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A Content Analysis of Direct Marketing Emails
Unformatted Document Text:  8 H1.3: The majority of the commercial emails will provide incentives to attract consumers. Spam vs. Permission Marketing – the Big Challenge Previous research showed that most email users feel positive about permission marketing and negative toward spam (IMT Strategies 1999). Spam is any email relationship that is not opt-in, which can also be called “unsolicited commercial email.” More specifically, it is defined as promotional bulk emails whose recipients never consented to a marketing relationship with the sending company. In another word, spam is an email message of a commercial nature that has been sent without the receiver’s explicit permission (Krishnamurphy 2000). In contrast, permission marketing is often characterized as “You have opt in…”. The use of opt-in emails suggests obtaining consumer’s permission to receive customized advertising material via email, which imposes segmentation and targets consumers more precisely, and therefore cuts through advertising clutter on the Internet (Tezinde et al. 2002). For ethical concerns, permission marketing must start with consumers’ explicit and active consent to receive commercial messages and always give consumers the possibility to stop receiving messages at any time However, for a lot of consumers, spam and permission marketing are not easy to distinguish. And this lack of differentiation may drive attitudes toward opt-in email down to the same level as attitudes toward spam (Tezinde et al. 2002). Noticing this, many markers are making clear statements in the email to clarify their opt-in status and justify their intention and providing consumers options to be removed if they do not wish to receive emails from the specific marker any more. Thus,

Authors: Jin, Yan. and Cameron, Glen.
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8
H1.3: The majority of the commercial emails will provide incentives to attract
consumers.
Spam vs. Permission Marketing – the Big Challenge
Previous research showed that most email users feel positive about permission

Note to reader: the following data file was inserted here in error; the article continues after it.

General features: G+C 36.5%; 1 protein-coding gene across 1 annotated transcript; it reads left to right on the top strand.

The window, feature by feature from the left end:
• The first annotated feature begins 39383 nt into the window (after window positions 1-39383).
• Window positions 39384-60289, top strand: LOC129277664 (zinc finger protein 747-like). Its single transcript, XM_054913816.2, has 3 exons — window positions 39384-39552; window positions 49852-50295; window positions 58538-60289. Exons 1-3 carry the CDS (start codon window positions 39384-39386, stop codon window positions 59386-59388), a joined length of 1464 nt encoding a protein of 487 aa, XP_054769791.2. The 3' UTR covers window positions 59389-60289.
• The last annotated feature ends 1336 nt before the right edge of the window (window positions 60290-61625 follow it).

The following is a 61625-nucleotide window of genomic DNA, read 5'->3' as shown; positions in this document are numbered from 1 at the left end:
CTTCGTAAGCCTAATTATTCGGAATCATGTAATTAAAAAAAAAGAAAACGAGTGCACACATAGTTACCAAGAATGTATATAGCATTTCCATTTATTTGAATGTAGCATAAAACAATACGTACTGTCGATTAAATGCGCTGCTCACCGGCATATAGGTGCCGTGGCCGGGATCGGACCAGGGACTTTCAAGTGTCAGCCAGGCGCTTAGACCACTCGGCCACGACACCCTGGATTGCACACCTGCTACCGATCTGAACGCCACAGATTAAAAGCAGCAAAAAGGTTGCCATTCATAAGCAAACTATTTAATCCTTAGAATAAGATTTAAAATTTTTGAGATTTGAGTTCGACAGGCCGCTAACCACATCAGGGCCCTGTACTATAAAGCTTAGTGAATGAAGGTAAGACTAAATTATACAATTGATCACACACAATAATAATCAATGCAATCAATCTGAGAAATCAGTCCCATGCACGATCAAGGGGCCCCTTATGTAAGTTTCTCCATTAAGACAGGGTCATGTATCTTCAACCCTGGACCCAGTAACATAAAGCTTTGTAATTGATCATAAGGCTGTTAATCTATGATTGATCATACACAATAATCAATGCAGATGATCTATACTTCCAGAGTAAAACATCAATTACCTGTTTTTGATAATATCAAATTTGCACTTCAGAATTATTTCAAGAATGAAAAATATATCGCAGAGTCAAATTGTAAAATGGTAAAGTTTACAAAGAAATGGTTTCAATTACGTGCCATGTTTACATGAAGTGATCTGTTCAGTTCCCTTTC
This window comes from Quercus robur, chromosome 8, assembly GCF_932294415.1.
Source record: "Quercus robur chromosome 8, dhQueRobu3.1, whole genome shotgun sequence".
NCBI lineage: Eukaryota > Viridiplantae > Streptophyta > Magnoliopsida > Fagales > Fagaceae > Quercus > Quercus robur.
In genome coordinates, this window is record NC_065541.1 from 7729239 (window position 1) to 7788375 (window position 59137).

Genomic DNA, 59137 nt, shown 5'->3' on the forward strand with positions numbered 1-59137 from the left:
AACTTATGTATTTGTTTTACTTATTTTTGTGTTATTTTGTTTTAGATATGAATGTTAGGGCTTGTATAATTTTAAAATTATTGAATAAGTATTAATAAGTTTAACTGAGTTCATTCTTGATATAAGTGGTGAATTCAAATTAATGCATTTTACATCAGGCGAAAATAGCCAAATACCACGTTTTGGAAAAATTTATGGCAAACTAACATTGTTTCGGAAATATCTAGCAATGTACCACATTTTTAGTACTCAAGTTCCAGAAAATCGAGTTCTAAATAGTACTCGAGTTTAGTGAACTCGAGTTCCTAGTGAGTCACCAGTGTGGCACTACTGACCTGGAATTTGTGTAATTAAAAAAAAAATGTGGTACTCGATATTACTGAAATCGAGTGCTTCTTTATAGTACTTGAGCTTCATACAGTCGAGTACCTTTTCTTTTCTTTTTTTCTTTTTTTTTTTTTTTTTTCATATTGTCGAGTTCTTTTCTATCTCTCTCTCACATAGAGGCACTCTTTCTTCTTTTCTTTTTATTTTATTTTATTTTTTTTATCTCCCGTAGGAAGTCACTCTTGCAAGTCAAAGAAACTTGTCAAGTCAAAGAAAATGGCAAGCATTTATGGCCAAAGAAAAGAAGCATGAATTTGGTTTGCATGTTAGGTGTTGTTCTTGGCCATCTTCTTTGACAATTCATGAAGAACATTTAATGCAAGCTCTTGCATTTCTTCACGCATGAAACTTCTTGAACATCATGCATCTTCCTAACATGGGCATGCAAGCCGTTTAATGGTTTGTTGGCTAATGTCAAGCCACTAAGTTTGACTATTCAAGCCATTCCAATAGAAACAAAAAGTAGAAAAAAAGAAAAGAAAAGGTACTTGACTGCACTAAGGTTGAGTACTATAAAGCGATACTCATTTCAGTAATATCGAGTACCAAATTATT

marketing and negative toward spam (IMT Strategies 1999). Spam is any email
relationship that is not opt-in, which can also be called “unsolicited commercial email.”
More specifically, it is defined as promotional bulk emails whose recipients never
consented to a marketing relationship with the sending company. In another word, spam
is an email message of a commercial nature that has been sent without the receiver’s
explicit permission (Krishnamurphy 2000).
In contrast, permission marketing is often characterized as “You have opt in…”.
The use of opt-in emails suggests obtaining consumer’s permission to receive customized
advertising material via email, which imposes segmentation and targets consumers more
precisely, and therefore cuts through advertising clutter on the Internet (Tezinde et al.
2002). For ethical concerns, permission marketing must start with consumers’ explicit
and active consent to receive commercial messages and always give consumers the
possibility to stop receiving messages at any time
However, for a lot of consumers, spam and permission marketing are not easy to
distinguish. And this lack of differentiation may drive attitudes toward opt-in email
down to the same level as attitudes toward spam (Tezinde et al. 2002). Noticing this,
many markers are making clear statements in the email to clarify their opt-in status and
justify their intention and providing consumers options to be removed if they do not wish
to receive emails from the specific marker any more. Thus,


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